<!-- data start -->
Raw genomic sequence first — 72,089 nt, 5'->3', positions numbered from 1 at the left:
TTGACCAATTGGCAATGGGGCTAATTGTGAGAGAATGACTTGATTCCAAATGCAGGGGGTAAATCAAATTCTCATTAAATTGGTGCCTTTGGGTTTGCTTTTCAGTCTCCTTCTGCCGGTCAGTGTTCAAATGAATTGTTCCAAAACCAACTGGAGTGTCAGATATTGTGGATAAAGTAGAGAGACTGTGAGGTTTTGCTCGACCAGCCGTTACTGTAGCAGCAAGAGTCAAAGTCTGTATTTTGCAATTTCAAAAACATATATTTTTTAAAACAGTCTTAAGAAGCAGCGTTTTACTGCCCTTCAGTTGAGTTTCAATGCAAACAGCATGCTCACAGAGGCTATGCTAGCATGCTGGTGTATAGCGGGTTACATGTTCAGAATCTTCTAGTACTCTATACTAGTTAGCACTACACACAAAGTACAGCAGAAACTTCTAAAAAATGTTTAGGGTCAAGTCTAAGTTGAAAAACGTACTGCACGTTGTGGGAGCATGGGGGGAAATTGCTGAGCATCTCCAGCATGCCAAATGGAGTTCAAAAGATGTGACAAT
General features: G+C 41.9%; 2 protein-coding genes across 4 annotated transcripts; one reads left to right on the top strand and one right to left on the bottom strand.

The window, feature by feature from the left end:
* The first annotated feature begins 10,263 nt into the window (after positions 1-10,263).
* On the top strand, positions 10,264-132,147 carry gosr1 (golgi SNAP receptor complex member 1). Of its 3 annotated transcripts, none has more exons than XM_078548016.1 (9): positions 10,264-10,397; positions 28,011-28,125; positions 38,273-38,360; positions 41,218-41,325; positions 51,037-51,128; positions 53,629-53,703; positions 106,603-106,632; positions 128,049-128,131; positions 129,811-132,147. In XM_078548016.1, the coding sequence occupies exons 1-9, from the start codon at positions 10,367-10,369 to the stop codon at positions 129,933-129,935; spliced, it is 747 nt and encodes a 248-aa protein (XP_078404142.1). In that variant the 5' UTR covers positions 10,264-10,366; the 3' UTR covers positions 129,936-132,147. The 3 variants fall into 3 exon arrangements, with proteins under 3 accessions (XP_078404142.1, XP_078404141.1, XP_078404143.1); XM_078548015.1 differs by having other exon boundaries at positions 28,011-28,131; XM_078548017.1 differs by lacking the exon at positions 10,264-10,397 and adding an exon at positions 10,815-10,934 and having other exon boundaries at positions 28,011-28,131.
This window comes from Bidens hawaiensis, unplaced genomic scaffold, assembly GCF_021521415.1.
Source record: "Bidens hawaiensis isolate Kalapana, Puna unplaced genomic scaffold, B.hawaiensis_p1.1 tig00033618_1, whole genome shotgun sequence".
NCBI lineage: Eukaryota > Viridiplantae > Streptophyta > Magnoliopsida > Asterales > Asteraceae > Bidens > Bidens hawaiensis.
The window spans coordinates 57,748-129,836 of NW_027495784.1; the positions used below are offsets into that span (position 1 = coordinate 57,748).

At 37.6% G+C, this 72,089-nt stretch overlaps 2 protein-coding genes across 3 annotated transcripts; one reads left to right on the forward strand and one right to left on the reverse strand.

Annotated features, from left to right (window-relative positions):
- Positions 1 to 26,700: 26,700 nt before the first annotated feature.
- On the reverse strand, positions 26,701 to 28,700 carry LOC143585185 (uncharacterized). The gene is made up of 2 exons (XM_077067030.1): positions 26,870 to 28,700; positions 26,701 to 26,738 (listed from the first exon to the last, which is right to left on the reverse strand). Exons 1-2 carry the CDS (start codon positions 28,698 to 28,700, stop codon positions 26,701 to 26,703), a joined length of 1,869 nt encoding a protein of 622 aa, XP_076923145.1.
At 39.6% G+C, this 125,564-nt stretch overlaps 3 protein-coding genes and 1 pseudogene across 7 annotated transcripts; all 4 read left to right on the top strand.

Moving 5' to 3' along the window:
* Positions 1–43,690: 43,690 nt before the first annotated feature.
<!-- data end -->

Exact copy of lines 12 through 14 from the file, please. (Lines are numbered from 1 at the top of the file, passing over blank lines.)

Annotated features, from left to right (window-relative positions):
- Positions 1 to 26,700: 26,700 nt before the first annotated feature.
- On the reverse strand, positions 26,701 to 28,700 carry LOC143585185 (uncharacterized). The gene is made up of 2 exons (XM_077067030.1): positions 26,870 to 28,700; positions 26,701 to 26,738 (listed from the first exon to the last, which is right to left on the reverse strand). Exons 1-2 carry the CDS (start codon positions 28,698 to 28,700, stop codon positions 26,701 to 26,703), a joined length of 1,869 nt encoding a protein of 622 aa, XP_076923145.1.